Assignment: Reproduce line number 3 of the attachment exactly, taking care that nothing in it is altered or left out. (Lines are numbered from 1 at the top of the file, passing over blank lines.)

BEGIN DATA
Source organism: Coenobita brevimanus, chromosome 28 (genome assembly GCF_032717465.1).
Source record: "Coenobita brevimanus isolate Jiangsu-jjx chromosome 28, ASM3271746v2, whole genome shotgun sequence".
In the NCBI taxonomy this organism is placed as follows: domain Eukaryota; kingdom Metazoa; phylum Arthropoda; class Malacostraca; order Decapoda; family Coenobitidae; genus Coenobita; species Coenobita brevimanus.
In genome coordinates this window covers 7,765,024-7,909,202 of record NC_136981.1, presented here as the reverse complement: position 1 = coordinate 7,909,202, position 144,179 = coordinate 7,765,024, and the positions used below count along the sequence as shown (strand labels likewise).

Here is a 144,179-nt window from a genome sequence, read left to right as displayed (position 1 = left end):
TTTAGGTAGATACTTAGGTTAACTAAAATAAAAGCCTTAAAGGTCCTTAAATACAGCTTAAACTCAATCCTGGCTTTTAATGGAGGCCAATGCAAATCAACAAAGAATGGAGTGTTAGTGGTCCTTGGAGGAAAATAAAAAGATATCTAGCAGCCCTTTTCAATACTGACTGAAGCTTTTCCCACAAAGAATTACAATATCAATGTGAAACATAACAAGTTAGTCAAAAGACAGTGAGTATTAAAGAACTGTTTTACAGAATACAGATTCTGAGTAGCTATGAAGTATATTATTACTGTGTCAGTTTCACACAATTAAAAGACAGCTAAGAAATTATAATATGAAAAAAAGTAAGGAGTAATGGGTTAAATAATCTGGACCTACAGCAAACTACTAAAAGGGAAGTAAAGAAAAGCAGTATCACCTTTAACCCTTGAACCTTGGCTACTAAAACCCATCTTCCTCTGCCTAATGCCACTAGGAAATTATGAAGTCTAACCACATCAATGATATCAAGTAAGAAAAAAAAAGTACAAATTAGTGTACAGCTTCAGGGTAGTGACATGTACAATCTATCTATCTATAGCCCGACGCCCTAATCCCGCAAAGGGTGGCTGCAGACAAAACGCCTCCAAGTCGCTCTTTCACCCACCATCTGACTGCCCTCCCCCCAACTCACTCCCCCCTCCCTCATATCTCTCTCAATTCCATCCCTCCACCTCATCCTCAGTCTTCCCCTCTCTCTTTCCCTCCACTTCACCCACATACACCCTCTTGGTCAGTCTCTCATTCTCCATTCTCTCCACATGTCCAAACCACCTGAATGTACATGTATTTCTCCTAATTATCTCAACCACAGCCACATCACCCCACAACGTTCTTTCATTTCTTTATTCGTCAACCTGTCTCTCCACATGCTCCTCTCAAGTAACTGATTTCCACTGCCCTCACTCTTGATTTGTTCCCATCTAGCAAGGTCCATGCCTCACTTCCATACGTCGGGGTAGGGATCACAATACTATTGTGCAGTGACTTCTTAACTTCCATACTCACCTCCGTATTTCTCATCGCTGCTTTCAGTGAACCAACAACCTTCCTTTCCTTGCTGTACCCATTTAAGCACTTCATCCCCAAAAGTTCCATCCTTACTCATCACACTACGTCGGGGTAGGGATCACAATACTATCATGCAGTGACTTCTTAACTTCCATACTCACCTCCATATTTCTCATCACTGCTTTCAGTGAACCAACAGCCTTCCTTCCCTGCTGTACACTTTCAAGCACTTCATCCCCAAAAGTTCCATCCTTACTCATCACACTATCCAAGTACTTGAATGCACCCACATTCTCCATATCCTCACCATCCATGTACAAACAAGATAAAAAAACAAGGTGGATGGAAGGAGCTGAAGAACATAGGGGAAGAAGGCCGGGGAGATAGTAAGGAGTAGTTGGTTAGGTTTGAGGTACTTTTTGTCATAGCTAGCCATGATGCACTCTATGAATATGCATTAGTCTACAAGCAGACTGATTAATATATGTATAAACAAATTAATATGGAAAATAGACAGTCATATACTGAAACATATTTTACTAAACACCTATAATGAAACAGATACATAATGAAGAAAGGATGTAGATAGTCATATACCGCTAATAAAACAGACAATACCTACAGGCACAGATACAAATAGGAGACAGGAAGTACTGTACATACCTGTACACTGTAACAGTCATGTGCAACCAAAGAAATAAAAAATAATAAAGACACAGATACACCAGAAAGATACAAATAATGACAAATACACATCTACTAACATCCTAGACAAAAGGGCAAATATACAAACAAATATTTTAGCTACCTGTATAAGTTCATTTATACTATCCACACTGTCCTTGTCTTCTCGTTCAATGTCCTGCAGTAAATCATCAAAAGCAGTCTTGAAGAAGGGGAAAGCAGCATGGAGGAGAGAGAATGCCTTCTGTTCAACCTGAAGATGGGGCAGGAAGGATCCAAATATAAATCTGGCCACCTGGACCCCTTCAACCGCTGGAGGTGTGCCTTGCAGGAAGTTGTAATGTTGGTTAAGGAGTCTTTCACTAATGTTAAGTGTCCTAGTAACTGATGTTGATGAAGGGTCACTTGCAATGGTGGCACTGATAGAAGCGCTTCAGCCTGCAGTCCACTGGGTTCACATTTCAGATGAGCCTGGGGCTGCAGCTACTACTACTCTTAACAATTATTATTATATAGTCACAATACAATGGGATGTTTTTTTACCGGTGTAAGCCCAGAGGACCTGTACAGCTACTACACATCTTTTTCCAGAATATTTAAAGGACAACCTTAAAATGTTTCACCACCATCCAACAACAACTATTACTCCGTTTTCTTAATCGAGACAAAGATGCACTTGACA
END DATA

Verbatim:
In the NCBI taxonomy this organism is placed as follows: domain Eukaryota; kingdom Metazoa; phylum Arthropoda; class Malacostraca; order Decapoda; family Coenobitidae; genus Coenobita; species Coenobita brevimanus.